A very slow week of corn sales could cause bulls some second thoughts this morning, with net new bookings for the latest week coming in at just 9.9 million bushels. That, of course, was well below trade guesses and much less than half the weekly rate forecast by the government for the rest of the marketing year.
Despite the dismal showing, there are still a few bright spots in the outlook. China booked another two cargoes of U.S. corn, though the deals were switched from “unknown destinations.” And a heavy preseason pace has built up a surplus of sales still to be shipped.
Wheat sales also were lackluster at 11 million bushels, though that wasn’t far off from the rate forecast by USDA for the rest of the marketing year. Still, most deals were relatively small, and competition remains keen, especially into North Africa and the Middle East. Russia and Ukraine split the latest snap tender from Egypt today for 8.8 million bushels.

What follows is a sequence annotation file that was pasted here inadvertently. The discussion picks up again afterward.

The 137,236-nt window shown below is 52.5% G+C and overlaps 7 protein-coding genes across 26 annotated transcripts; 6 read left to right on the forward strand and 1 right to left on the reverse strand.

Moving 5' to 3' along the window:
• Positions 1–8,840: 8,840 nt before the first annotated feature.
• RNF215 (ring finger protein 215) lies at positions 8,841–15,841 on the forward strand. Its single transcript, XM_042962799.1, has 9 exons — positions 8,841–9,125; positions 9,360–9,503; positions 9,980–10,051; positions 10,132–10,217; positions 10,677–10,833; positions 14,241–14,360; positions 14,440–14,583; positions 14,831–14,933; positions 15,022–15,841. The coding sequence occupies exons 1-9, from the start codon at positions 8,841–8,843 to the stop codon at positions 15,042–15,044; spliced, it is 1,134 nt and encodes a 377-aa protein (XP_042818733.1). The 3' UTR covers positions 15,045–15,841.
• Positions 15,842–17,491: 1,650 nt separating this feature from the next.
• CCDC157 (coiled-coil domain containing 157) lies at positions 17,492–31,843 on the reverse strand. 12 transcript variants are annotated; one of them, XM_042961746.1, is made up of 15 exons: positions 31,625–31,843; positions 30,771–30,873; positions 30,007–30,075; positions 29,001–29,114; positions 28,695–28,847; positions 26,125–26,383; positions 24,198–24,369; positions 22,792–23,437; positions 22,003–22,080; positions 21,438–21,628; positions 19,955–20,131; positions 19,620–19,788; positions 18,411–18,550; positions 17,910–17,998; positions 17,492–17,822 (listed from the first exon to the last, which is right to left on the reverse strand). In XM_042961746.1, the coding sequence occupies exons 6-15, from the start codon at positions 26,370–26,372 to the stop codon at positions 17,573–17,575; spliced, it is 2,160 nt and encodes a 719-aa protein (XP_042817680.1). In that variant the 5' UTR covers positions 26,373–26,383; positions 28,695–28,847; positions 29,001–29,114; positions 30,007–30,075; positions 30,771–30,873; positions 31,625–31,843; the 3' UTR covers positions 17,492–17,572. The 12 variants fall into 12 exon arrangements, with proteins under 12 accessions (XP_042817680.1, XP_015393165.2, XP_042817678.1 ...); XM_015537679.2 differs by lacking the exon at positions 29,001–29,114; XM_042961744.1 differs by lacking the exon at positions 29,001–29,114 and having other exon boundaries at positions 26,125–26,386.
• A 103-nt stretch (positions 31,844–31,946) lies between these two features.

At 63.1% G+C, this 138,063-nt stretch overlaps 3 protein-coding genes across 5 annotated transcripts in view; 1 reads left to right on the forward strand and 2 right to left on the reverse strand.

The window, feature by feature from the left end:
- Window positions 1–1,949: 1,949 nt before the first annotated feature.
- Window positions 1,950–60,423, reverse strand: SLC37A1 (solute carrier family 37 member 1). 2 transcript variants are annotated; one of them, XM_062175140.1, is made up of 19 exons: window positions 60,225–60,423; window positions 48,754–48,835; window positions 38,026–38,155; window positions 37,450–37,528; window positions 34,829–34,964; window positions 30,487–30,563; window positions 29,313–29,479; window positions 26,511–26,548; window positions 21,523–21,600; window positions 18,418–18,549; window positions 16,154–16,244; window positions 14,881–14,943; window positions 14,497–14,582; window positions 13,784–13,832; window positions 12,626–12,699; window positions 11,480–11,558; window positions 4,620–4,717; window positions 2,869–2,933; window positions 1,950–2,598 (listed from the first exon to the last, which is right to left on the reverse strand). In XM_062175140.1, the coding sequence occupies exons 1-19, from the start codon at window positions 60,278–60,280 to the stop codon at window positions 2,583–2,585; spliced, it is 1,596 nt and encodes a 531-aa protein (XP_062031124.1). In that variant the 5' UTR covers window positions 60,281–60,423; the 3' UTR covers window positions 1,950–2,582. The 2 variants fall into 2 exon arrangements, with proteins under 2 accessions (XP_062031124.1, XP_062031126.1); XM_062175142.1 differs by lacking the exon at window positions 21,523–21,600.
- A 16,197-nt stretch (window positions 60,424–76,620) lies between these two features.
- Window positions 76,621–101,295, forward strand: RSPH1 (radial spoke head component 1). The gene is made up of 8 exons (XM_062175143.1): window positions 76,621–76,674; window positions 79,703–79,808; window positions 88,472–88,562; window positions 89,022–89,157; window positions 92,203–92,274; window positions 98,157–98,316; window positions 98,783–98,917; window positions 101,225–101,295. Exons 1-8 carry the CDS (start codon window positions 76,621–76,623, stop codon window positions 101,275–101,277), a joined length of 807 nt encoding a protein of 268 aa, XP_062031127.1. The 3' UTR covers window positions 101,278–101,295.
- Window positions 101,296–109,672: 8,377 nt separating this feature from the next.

Soybean exports were the only right bright spot of today’s weekly summary. Net new bookings totaled 22.3 million bushels, though China took only a little more than half the total. Shipments as expected were strong at 45 million bushels, with China dominating that statistic. However, despite the good showing, the slow start to the season continues to validate USDA’s decision to trim its export forecast for the marketing year by 50 million bushels in Wednesday’s monthly forecast, with more reductions possible.
For the complete export report, click here.